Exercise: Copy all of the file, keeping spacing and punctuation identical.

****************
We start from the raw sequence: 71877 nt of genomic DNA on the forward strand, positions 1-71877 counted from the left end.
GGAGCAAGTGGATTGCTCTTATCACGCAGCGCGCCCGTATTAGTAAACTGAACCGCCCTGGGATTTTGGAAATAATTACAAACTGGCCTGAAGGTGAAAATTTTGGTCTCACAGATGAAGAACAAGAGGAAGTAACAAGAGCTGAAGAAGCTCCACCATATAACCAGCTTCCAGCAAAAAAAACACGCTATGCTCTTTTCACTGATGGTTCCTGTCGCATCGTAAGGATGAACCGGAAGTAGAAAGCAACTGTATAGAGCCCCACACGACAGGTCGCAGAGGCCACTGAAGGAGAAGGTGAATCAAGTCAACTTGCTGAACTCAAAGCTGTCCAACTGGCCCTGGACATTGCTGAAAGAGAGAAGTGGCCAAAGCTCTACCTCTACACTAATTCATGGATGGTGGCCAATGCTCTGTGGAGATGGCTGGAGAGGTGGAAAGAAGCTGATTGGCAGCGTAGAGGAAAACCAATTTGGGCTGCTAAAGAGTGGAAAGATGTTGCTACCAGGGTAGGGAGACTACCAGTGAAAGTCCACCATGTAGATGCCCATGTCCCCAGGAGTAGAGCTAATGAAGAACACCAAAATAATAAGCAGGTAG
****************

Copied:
We start from the raw sequence: 71877 nt of genomic DNA on the forward strand, positions 1-71877 counted from the left end.
GGAGCAAGTGGATTGCTCTTATCACGCAGCGCGCCCGTATTAGTAAACTGAACCGCCCTGGGATTTTGGAAATAATTACAAACTGGCCTGAAGGTGAAAATTTTGGTCTCACAGATGAAGAACAAGAGGAAGTAACAAGAGCTGAAGAAGCTCCACCATATAACCAGCTTCCAGCAAAAAAAACACGCTATGCTCTTTTCACTGATGGTTCCTGTCGCATCGTAAGGATGAACCGGAAGTAGAAAGCAACTGTATAGAGCCCCACACGACAGGTCGCAGAGGCCACTGAAGGAGAAGGTGAATCAAGTCAACTTGCTGAACTCAAAGCTGTCCAACTGGCCCTGGACATTGCTGAAAGAGAGAAGTGGCCAAAGCTCTACCTCTACACTAATTCATGGATGGTGGCCAATGCTCTGTGGAGATGGCTGGAGAGGTGGAAAGAAGCTGATTGGCAGCGTAGAGGAAAACCAATTTGGGCTGCTAAAGAGTGGAAAGATGTTGCTACCAGGGTAGGGAGACTACCAGTGAAAGTCCACCATGTAGATGCCCATGTCCCCAGGAGTAGAGCTAATGAAGAACACCAAAATAATAAGCAGGTAG